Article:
Hedda Gabler at the Richmond Theatre is a poignant piece. One of Henrik Ibsen’s finest and most celebrated works, it depicts the crowded and claustrophobic life of the once Hedda Gabler, the now married Hedda Tesman.
Ibsen’s work has stood defiantly against the test of time, and in this production directed by Adrian Noble, it shows that Hedda Gabler is still standing strong. Nobel’s production is simple in it’s naturalistic form, yet the characters he has manipulated show a much more complex system at work.
Rosamund Pike takes centre stage as Hedda, who is truly fantastic. As the play draws its path through the events surrounding Hedda, Pike twists and turns the character, sparing fleeting moments on tenderness, anger, oppression and defiance. By the end of the play it is as if Pike wants to tear off her corset and break free of her restraints, to burst out of the drawing room to which she has been imprisoned. Of course anyone who knows the play will know how she finally escapes – but even this inevitable outcome left me somewhat surprised.
Whilst Nobel’s direction is naturalistic it is the subtle character traits that he has assigned to the actors that leave you with a slight edge.
Pike drifts around the stage as if automated, then suddenly she drops to a sofa, lays out, strewn in despair – in boredom, before jumping up and proceeding her solemn walking.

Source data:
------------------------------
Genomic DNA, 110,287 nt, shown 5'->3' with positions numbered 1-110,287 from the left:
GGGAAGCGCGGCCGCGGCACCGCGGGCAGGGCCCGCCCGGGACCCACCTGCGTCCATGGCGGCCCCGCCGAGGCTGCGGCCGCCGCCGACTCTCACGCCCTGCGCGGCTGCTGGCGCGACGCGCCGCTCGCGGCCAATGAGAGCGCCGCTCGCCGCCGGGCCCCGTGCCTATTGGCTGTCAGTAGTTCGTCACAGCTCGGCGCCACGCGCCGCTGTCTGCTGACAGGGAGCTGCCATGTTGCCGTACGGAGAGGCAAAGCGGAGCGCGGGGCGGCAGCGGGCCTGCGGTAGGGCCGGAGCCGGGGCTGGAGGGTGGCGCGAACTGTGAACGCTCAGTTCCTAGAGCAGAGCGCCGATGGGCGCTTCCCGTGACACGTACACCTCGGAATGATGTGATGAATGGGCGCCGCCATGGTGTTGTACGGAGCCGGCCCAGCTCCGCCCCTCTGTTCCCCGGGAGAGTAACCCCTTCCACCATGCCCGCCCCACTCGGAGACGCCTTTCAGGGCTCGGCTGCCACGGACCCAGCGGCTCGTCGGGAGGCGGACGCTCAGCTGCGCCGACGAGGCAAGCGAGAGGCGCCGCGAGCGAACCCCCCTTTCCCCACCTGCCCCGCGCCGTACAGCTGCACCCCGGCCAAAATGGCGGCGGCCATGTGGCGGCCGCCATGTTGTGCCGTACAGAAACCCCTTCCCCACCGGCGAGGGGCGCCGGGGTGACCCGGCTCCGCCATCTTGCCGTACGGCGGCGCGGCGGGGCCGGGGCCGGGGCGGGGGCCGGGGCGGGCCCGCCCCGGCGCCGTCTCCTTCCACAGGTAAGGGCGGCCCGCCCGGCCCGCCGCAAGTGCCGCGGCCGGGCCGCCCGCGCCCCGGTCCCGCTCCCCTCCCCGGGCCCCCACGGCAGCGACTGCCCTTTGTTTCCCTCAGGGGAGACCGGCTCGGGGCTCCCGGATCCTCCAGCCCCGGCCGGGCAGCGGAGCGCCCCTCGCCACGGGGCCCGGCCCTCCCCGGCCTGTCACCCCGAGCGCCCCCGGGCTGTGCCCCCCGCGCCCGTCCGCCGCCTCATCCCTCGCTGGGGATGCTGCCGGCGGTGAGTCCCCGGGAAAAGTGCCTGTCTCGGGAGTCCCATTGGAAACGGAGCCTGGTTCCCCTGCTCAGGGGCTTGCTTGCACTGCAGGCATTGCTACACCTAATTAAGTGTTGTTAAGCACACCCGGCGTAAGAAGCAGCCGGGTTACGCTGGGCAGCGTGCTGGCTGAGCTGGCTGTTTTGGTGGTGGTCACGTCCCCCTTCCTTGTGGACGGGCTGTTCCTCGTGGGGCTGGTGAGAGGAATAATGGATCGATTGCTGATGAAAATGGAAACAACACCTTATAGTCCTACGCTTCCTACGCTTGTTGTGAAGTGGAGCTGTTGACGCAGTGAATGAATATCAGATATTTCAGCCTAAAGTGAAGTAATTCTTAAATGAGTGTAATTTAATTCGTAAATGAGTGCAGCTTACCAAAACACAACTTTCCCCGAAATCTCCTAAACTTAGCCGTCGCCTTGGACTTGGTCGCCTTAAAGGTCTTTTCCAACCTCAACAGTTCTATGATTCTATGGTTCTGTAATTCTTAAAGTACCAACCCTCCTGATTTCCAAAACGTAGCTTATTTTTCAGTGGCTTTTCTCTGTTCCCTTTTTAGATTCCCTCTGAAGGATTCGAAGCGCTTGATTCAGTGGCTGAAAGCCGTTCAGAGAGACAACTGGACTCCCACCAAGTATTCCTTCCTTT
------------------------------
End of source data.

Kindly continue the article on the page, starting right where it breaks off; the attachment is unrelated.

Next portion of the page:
Robert Glenister as Tesman has a repeated hand gesture, and eludes a sense of child naivety about him, whilst Tim McInnerny as Judge Black is stern, slightly camp and a joy to watch.
Mention has to be made of Zoe Waites as Mrs Elvstead who for me, was truly remarkable. She was every bit of how I see the character, and not for a moment did she stray beyond my expectations. A fine example of acting that doesn’t become a farce nor melodramatic, but rather blooming marvellous. (Watch out for Zoe Waites, she is certainly one to keep an eye on).
As a whole Hedda Gabler sits between being not quite spectacular, and neither falling into average theatre. It is funny, charming, slightly shocking and works beautifully on the stage of the historic Richmond Theatre. Nobel has managed to make the most of Ibsen’s text, drawing the audience slowly in with subtle advances, whilst exploring the characters and producing a quality piece of theatre.
On a production side both Anthony Wards scenic design and Mark Hendersons lighting design are quite simply flawless. They work in completely harmony with Nobels direction working particularly well on drawing out a sense of oppression and madness of Hedda Gabler as a character through the darkened lighting of Henderson.
The only form of criticism I can give to this production is the length of the scene changes, something just didn’t quite fit right with them. I wanted the action to be worked through, instead of having to pause. Alas, a small price to pay for a brilliant night out!
Hedda Gabler is at the Richmond Theatre until 20th March. For more information on this Theatre Royal Bath Production or for it’s run at the Richmond Theatre see the theatres website here.